In a country where food security has been a challenge even in the best of times, International Medical Corps is implementing emergency nutrition and food security programs to address growing needs in an environment of continued conflict. Years of war have left one of every four Yemenis malnourished.

We conduct community management of acute malnutrition (CMAM) programs and equip health facilities at all levels to provide nutritional support for pregnant and lactating women (PLWs) and malnourished children under 5. We also deliver lifesaving care for severely malnourished children with complications at two in-patient facilities in Sana’a and three in Lahj. When required, we refer children from International Medical Corps-supported clinics to nearby hospitals.

In addition, we support 56 community-level healthcare centers in Sana’a, Taizz, Lahj and Aden governorates by providing training, essential drugs and nutritional supplies needed for outpatient therapeutic and supplementary feeding programs. These programs ensure that acutely malnourished children receive the best possible outpatient care as well as appropriate referral services. We also help health workers provide individual counselling to mothers and caregivers on Infant and young-child feeding practices.

At the community level, International Medical Corps works with community health volunteers (CHVs) to establish support groups where mothers and caregivers can share experiences on infant and young-child feeding and hygiene practices. Our teams ensure early detection and referral of acutely malnourished children and PLWs for specialized care. Our CHVs also trace children and nursing mothers who drop out of treatment or who have been referred but fail to show up for treatment. These volunteers provide families with critical information about the prevention of malnutrition. On average, we reach more than 6,500 individuals per month with health and nutrition education, 80% of whom are female.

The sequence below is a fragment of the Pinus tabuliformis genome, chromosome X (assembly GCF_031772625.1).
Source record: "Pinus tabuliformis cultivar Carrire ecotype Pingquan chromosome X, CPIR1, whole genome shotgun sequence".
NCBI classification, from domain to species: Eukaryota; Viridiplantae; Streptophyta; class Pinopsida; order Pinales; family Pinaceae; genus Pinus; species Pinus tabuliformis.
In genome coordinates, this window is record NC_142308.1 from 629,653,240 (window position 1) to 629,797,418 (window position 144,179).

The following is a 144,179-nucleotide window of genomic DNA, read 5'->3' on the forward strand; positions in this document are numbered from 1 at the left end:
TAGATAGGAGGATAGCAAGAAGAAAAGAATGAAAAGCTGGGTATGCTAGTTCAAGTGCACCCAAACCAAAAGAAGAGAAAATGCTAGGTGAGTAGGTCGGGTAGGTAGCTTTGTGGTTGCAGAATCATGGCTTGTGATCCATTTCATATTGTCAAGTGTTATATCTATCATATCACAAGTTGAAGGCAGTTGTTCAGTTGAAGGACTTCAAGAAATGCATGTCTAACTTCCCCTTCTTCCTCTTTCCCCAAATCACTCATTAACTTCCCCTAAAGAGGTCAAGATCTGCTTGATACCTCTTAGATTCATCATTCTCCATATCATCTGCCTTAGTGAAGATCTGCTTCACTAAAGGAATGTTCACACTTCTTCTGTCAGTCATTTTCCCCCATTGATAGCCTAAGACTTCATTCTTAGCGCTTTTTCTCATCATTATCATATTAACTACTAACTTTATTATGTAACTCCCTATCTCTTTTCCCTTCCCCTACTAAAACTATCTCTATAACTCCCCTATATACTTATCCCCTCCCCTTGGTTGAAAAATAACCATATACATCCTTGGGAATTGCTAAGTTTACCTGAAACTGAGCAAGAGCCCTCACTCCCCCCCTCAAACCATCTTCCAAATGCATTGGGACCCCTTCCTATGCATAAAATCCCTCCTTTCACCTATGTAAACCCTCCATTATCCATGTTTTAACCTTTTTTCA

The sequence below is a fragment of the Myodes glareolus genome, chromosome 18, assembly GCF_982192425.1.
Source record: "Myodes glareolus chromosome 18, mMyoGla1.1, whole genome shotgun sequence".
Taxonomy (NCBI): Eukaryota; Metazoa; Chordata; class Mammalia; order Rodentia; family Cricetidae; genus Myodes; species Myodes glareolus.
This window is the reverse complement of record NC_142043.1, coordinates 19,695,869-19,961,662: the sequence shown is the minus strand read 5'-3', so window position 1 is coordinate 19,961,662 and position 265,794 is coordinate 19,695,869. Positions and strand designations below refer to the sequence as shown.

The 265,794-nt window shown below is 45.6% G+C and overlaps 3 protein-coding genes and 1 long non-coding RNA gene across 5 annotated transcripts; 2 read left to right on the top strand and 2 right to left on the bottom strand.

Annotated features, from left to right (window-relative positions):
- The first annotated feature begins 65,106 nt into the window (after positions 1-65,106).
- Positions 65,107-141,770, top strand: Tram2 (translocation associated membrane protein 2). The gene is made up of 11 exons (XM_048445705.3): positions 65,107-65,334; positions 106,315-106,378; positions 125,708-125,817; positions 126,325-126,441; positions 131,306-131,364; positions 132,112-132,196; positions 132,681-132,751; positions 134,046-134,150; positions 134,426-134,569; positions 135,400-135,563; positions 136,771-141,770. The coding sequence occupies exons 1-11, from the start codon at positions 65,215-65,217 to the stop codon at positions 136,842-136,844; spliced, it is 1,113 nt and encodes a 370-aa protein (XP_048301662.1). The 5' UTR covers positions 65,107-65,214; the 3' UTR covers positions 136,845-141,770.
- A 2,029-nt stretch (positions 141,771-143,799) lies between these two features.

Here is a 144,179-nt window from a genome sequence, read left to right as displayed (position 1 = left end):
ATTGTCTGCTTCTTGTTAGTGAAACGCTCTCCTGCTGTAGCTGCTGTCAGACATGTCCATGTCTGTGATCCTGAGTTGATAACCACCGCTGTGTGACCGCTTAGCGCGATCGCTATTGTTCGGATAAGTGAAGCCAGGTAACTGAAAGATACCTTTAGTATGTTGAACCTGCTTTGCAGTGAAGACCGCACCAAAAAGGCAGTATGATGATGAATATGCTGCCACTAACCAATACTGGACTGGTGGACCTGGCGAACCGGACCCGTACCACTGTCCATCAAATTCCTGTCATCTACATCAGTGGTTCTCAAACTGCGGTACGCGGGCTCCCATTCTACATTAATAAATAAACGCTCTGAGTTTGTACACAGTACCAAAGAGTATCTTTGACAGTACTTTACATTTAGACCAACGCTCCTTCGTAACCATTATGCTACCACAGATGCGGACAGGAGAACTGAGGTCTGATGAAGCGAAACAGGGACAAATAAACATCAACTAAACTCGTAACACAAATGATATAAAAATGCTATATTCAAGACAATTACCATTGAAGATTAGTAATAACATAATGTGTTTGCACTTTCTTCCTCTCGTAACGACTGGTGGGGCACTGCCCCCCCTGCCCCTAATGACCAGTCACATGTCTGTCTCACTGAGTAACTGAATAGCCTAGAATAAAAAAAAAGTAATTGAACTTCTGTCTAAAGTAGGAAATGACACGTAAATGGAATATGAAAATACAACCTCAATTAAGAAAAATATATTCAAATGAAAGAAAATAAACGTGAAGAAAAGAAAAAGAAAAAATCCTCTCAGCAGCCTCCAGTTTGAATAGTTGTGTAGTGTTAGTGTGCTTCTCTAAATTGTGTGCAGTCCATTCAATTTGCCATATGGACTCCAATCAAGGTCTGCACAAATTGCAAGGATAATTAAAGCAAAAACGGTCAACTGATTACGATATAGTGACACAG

Water Sanitation and Hygiene (WASH)

Water, sanitation and hygiene (WASH) is one of the key program pillars of our emergency response in Yemen, focusing on mitigating the increased risk of diseases caused by reduced access to clean water, basic sanitation and hygiene. We provide safe water, promote healthy hygiene practices to prevent the spread of disease, support latrine and water system construction and rehabilitation, and support responsible solid and medical waste management. Since we began WASH programming in Yemen in 2012, we have reached more than 2 million people, providing critical access to water, sanitation and hygiene during major cholera outbreaks over the last three years.